Hi there,

What coding standards are most important to you? I'm doing a review and would like to get some feedback.

Naming conventions, is m_ used these days?
Class Names - prefixes, case?
Comments - style, on functions?
Do people prefer to use == NULL or == 0?

Any feedback would be great.

Thanks.

I perfor { and } on separate lines, inline methods/functions when they consist of only one or two lines, and int main() instead of void main()

#include <iostream>
using std::cout;

int main()
{
   if( somethod )
   {
      cout << "Somethig here\n";
   }
   else
   {
      cout << "Something else here\n";
   }
}

Some styles that I use :

class Class{ //Classes start with capital letter
 m_var;
};
bool func(){ //notice the '{' being in the same line as the function 
}
int *p = 0;
string firstNameList; //naming convention

I use the "//" inline comment usually, for short and concise code. And use the "/**/" multiple line comment for larger functions when necessary.

I find a lot of things important, here is a summary:

int myFunction( int arg1, int arg2 )
{
  if( 2 == arg1 ) // would throw error if I'd write 2 = argc1 by mistake
    return;       // And I generally thing it makes sense to write the constant                       on the left

   string myString = "Hello"; // Multiple variables are aligned
   int    test     = 5;
   int*   pTest    = NULL;    
}

int    myFunction     ( ); // Also aligned
string myOtherFunction( );

I tend to use NULL over 0, as it's the same anyway I find that using NULL shows the programmers intention better (don't start a war over this, it is my opinion that I'm not forcing on anyone ;)).

And yes, I mostly use m_ for my private variables, pure habit.

>> // Multiple variables are aligned

The only place that might make a difference in in a structure to avoid holes.

Edited 6 Years Ago by Ancient Dragon: n/a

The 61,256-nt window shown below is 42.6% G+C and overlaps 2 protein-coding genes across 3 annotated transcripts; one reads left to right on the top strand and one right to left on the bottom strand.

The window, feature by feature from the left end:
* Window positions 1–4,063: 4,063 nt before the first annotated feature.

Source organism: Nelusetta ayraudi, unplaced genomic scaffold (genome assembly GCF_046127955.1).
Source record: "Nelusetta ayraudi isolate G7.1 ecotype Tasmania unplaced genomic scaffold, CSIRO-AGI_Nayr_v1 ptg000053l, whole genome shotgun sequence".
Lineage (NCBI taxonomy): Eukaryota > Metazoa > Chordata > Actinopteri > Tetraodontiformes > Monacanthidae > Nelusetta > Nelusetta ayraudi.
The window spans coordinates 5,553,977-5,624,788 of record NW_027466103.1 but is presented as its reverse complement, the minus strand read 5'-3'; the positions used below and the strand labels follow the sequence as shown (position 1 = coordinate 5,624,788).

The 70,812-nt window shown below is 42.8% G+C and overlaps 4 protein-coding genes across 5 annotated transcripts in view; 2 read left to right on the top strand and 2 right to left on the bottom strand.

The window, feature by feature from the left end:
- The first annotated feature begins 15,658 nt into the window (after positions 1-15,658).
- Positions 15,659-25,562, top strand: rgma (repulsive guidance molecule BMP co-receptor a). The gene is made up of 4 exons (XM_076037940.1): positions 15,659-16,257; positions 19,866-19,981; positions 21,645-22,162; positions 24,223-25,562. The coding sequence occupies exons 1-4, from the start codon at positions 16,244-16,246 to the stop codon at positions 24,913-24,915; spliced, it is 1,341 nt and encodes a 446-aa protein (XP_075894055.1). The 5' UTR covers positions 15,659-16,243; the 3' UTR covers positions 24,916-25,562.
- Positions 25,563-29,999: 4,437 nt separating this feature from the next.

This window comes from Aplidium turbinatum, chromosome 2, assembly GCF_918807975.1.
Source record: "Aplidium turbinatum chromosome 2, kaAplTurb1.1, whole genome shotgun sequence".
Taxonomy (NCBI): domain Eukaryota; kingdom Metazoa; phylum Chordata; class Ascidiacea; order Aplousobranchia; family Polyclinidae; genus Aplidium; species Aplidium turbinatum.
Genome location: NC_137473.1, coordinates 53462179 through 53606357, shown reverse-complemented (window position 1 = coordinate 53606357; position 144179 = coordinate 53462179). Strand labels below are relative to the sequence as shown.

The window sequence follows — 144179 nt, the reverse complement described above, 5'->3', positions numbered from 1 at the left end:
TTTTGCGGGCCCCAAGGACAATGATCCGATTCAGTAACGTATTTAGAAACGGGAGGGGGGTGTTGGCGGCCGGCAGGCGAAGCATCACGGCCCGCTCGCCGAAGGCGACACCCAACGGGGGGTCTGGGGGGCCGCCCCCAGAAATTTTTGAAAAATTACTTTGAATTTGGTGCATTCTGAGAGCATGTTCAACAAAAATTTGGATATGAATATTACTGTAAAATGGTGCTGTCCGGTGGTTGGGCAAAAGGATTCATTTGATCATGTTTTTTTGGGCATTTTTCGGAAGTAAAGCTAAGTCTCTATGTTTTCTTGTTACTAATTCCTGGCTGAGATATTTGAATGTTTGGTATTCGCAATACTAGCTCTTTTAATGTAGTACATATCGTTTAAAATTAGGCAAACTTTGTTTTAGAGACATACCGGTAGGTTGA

Huh? I think we have a miscommunication here ;)
By aligned I mean that the start of the variable names are at the same column.
I guess you meant aligned in memory?

// Not like:
int test;
string test2;

// But:
int    test
string test2;

Emphasis should also be given to naming convention used for variable, method and class names. They should be short, precise and descriptive. It is one of the area that is not given its due diligence.
Imagine yourself read a function name and wondering what the heck does this function do! I believe all of us here have encountered such situation.

Huh? I think we have a miscommunication here ;)
By aligned I mean that the start of the variable names are at the same column.
I guess you meant aligned in memory?

// Not like:
int test;
string test2;

// But:
int    test
string test2;
string name;
float value;
int id;

vs.

string    name;
float     value;
int       id;

And for me the second one is harder to maintain, because say you wanted to add a vector iterator like so :

string name;
float value;
int id;
vector<int>::iterator it;

vs:

string    name;
float     value;
int       id;
vector<int>::iterator it;

but notice that they aren't all aligned. So you would have to now re-tab the other variables like so :

string                name;
float                 value;
int                   id;
vector<int>::iterator it;

yea for me that doesn't sound like an advantage. Just an opinion though.

In my opinion, there are things that are important, others not so much. What I can think of, off the bat:

Important stuff includes:
- have clear names for classes and variables (identifiers), even if it makes them longer (IDE code-completion solves the extra typing issue, and it doesn't work if the variable or class name is not obvious and clear, and thus, "guessable").
- use all upper-case for the few MACROs that you might need, and include some prefix too, like MY_LIBRARY_SOME_MACRO instead of just SOME_MACRO.
- use namespaces a lot, because it frees the vocabulary and allows you to safely use good names for classes and variables without name clash dangers.
- provide full doxygen-style comments of each function, each class, each type, each member, each method, each every-freaken-thing that you find in a header file. And use the tags like \param, \return, \note, \test, \todo, \throw, \author, \date, etc.

Not so important, but still desirable IMO:
- be consistent with the capitals and other wording for everything that is public, i.e. class names, public and protected class methods and members, namespaces, global/namespaced functions, etc. I generally try to mimic the STL and the Boost conventions, which are essentially using all lower-case and _-separated words for class, namespace and type names, and leading lower-case, camel-back and no prefix (like m_ or p_) for data members and methods.
- put only trivial implementations in the header files, a few lines at most per function.

I also use NULL for pointer comparisons (and 0 for integers).

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